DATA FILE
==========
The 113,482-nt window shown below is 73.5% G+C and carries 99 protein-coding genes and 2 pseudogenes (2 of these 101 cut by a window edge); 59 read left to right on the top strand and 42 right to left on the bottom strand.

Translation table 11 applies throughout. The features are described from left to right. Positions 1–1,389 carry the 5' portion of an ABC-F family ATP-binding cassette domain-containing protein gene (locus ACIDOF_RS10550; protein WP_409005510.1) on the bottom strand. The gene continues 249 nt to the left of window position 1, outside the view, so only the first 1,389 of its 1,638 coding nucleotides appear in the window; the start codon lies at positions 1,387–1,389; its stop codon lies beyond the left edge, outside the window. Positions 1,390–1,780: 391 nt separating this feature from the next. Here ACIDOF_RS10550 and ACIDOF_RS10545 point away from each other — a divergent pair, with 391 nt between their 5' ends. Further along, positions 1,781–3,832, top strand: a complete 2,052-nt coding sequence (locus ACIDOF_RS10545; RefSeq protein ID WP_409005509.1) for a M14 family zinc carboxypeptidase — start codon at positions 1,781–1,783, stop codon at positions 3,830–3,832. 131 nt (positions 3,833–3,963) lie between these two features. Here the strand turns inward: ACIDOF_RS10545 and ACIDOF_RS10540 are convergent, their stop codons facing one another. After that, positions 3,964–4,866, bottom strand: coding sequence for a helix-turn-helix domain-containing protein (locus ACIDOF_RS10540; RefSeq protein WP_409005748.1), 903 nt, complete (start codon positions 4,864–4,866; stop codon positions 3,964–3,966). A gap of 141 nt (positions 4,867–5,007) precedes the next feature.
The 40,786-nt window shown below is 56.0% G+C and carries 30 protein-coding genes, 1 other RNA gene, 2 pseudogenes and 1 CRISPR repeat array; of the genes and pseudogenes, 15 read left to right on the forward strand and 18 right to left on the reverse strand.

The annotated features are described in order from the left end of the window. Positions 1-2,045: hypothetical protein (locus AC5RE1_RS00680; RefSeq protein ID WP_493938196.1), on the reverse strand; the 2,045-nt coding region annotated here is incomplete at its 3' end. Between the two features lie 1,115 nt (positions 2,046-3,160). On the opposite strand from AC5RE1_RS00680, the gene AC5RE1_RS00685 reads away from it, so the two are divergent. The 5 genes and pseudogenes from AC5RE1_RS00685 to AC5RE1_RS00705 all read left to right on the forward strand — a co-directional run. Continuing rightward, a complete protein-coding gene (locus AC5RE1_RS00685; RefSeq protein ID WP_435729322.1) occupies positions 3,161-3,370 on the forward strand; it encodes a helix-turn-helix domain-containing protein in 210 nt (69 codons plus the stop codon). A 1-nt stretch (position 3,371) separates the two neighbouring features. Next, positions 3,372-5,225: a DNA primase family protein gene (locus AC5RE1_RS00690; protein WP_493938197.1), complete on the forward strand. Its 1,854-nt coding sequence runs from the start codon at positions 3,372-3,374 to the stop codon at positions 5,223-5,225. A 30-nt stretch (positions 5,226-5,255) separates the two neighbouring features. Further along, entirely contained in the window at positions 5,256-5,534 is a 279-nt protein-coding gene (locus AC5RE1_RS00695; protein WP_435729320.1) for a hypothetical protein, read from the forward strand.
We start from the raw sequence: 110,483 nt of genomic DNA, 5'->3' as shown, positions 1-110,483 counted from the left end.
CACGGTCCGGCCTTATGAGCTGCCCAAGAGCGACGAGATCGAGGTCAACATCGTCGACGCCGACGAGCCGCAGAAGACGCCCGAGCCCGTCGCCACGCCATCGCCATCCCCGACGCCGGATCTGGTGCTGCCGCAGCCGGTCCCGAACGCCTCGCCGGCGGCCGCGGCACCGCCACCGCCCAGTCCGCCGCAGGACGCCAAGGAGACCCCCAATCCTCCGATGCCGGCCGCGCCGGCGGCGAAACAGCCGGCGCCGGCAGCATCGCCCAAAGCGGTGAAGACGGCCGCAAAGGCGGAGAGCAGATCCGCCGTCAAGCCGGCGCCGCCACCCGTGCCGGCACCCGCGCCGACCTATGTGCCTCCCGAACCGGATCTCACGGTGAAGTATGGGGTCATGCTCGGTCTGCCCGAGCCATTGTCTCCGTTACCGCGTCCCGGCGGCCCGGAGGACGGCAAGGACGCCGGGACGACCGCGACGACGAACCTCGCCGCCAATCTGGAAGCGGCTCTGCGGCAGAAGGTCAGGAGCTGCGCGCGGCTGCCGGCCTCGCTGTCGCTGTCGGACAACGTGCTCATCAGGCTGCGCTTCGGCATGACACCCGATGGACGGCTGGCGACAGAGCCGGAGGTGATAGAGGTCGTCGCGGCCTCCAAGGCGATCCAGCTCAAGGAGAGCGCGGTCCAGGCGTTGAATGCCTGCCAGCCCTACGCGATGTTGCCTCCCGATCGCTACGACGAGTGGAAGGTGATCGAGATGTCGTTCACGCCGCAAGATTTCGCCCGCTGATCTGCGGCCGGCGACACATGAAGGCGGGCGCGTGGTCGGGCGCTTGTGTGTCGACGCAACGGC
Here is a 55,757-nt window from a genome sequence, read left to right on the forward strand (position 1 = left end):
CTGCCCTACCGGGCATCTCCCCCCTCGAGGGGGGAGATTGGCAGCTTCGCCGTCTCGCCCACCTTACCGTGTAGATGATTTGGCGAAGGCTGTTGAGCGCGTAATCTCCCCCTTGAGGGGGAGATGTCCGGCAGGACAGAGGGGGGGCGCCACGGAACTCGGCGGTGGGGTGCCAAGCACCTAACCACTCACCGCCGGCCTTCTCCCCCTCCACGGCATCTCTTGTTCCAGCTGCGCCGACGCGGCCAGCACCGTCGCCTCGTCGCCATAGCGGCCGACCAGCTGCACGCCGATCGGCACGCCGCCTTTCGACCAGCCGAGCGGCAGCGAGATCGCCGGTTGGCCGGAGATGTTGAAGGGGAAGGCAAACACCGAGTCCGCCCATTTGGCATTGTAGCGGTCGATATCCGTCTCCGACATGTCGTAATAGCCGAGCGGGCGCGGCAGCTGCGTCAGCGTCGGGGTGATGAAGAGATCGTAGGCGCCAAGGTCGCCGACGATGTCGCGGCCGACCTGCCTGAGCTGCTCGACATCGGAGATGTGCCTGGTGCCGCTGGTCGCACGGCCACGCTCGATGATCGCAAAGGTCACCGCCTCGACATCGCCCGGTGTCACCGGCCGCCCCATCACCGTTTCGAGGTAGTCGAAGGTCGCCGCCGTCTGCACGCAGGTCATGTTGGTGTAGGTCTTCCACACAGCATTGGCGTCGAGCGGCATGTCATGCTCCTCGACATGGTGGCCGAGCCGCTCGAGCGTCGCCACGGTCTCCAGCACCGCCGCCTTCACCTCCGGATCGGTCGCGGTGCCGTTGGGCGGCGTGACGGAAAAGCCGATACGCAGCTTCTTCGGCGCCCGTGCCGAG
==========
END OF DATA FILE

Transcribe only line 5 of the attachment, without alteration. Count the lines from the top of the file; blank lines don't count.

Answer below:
We start from the raw sequence: 110,483 nt of genomic DNA, 5'->3' as shown, positions 1-110,483 counted from the left end.